The fine folks of RothIRA.com are tackling the topic of dividends this week, specifically whether you should reinvest them. After reading the post, twice, I’m still not sure whether you should or shouldn’t. So what do I care? Do whatever the hell you want.

Keeping the party going is Crystal from Budgeting In The Fun Stuff. She’s self employed now, and has to deal with irregular income. If you’re making the amount of money Crystal is, this isn’t such a big problem. Hey Crystal, can I borrow $500? I promise I won’t blow it all on cheeseburgers and golf.

My Personal Finance Journey posts about one financial thing they’d do over if given the opportunity. What would be my financial do over? Well, I do kind of regret sending all that money to Russia for a mail order bride. Four times. Oh Svetlana, we’ll be together soon.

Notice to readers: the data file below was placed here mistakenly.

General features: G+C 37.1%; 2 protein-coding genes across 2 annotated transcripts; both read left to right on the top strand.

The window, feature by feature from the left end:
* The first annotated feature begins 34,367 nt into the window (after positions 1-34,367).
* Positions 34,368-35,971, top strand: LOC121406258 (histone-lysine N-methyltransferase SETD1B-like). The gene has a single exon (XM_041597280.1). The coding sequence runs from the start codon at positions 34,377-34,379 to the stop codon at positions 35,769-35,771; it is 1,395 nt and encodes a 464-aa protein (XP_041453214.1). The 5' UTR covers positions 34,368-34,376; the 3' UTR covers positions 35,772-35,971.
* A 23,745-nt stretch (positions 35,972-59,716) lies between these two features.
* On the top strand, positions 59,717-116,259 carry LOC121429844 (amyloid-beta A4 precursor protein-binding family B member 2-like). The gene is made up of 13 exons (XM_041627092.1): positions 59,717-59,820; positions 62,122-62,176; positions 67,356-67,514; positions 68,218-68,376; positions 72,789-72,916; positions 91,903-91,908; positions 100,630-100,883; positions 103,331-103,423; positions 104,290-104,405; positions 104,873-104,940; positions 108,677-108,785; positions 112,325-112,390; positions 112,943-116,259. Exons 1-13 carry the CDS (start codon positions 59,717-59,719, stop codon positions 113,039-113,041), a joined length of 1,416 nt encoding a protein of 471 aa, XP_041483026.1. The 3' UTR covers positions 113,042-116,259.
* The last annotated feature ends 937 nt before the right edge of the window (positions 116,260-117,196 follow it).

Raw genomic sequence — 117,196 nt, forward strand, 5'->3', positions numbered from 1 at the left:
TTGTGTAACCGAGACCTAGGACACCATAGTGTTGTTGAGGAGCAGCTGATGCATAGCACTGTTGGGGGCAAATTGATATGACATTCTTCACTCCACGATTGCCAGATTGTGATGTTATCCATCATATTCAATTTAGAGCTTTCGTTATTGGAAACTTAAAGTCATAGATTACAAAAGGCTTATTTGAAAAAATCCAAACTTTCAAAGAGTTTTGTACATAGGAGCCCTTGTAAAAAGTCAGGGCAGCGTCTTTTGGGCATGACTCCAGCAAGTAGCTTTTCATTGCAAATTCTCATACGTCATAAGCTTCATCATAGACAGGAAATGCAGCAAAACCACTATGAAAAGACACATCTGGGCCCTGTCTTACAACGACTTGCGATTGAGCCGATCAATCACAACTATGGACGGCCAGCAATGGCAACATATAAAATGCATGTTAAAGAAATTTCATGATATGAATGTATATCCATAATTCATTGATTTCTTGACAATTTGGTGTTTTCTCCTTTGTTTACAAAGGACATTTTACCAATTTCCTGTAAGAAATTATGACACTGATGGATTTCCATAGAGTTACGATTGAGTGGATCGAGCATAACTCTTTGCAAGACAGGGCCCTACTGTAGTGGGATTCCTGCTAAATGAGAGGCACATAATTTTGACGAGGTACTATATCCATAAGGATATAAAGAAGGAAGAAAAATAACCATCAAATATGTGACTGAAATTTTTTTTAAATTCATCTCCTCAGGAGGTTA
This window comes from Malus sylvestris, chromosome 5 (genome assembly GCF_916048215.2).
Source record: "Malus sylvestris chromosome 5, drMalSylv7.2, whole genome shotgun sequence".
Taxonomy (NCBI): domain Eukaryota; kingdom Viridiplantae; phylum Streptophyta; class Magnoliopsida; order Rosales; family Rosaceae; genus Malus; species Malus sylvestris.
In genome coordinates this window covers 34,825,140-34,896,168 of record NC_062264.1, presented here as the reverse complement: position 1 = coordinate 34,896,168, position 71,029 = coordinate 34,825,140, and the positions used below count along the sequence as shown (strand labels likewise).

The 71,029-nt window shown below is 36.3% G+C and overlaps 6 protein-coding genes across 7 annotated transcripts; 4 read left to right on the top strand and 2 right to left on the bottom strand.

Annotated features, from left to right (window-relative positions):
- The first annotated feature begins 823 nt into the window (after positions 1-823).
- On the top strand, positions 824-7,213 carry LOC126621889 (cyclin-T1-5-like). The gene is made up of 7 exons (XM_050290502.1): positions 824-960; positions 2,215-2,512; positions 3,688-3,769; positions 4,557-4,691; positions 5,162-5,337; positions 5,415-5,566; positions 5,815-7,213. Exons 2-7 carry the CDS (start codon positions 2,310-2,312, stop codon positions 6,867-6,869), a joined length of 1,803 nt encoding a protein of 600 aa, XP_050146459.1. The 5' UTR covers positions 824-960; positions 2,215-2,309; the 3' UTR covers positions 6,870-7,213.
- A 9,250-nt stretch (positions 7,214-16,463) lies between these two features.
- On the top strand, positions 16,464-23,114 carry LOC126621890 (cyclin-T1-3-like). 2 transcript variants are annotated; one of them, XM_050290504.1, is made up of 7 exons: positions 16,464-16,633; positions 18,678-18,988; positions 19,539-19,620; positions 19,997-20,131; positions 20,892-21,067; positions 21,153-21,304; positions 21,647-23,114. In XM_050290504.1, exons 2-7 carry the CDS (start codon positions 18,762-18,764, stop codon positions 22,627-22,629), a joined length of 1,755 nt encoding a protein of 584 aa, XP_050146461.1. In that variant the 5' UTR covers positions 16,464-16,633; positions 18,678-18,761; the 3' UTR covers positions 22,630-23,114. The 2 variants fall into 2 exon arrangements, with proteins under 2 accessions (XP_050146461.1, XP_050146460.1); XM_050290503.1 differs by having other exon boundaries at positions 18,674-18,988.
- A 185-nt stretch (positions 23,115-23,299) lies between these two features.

Up next is Bankman, from some website named Highyieldsavingsaccounts. You would think his entry would be about those savings accounts, but he’s thrown us all a curveball, writing about annuities. I think he writes about the risks of the products. I don’t know, I couldn’t make it through the post. Don’t quit your day job, Bankman.

Hey, a blog that doesn’t suck. Flexo from Consumerism Commentary gives the 411 on tutoring for extra cash. Personally, I tried to act in porn as a sideline business. It turns out I’m such a bad actor that even porn didn’t want me.

Do you use a rewards chequing account? Some obscure credit union is offering one, and Madison from My Dollar Plan is on that like a fat kid on a cupcake.

Are We Done Yet?

Hmm, a post basically listing gold stocks that’s over a month old? Nah. Sorry Stock Market Basics, but your submission sucks.